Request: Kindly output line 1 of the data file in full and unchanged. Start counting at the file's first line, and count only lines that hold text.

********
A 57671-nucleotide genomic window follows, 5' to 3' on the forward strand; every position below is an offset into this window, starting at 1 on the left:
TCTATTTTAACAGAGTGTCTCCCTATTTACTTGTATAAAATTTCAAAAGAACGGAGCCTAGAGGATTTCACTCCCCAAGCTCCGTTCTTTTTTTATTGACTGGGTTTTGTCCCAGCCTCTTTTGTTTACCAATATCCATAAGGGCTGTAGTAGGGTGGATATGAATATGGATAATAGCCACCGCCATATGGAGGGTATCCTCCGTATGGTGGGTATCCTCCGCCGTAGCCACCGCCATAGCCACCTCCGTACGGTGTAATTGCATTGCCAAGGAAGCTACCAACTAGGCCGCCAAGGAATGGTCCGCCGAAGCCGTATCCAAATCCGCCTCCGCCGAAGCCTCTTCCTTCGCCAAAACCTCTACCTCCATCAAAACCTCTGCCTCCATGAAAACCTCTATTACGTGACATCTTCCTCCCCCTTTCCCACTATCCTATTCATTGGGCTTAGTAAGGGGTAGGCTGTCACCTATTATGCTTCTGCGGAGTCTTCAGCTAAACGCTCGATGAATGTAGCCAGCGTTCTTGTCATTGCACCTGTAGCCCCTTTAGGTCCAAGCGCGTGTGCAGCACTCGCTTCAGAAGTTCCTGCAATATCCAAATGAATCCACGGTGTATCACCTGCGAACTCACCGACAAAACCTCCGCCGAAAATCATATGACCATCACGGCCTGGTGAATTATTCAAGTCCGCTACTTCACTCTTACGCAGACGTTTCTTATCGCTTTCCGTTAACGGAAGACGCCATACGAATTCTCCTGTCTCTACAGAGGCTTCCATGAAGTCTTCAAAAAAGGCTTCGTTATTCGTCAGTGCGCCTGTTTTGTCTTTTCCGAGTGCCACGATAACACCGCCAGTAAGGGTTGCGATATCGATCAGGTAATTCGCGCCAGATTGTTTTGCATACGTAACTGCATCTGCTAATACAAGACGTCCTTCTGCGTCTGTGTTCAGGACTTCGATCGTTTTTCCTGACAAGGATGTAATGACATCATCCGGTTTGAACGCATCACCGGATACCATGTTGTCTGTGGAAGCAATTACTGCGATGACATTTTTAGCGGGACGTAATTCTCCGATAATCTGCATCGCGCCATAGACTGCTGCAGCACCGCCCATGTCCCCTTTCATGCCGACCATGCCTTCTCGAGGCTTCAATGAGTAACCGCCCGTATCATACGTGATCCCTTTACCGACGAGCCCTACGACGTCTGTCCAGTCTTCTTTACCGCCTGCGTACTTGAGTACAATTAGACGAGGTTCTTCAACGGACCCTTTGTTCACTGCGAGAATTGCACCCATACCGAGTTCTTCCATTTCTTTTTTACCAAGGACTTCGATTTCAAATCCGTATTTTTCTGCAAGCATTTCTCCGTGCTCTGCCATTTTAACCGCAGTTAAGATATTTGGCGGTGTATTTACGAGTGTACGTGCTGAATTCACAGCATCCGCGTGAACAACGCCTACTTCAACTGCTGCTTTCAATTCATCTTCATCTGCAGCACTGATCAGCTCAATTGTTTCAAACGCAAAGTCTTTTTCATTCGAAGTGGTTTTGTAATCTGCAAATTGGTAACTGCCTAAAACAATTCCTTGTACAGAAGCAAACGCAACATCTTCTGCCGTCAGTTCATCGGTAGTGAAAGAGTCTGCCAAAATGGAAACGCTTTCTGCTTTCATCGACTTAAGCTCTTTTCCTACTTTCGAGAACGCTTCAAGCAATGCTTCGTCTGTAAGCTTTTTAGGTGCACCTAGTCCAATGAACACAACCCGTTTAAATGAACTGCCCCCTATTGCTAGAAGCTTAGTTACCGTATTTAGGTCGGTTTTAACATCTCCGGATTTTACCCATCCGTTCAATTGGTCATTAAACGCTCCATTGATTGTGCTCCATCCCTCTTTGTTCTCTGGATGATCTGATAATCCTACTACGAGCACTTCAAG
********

A 57671-nucleotide genomic window follows, 5' to 3' on the forward strand; every position below is an offset into this window, starting at 1 on the left: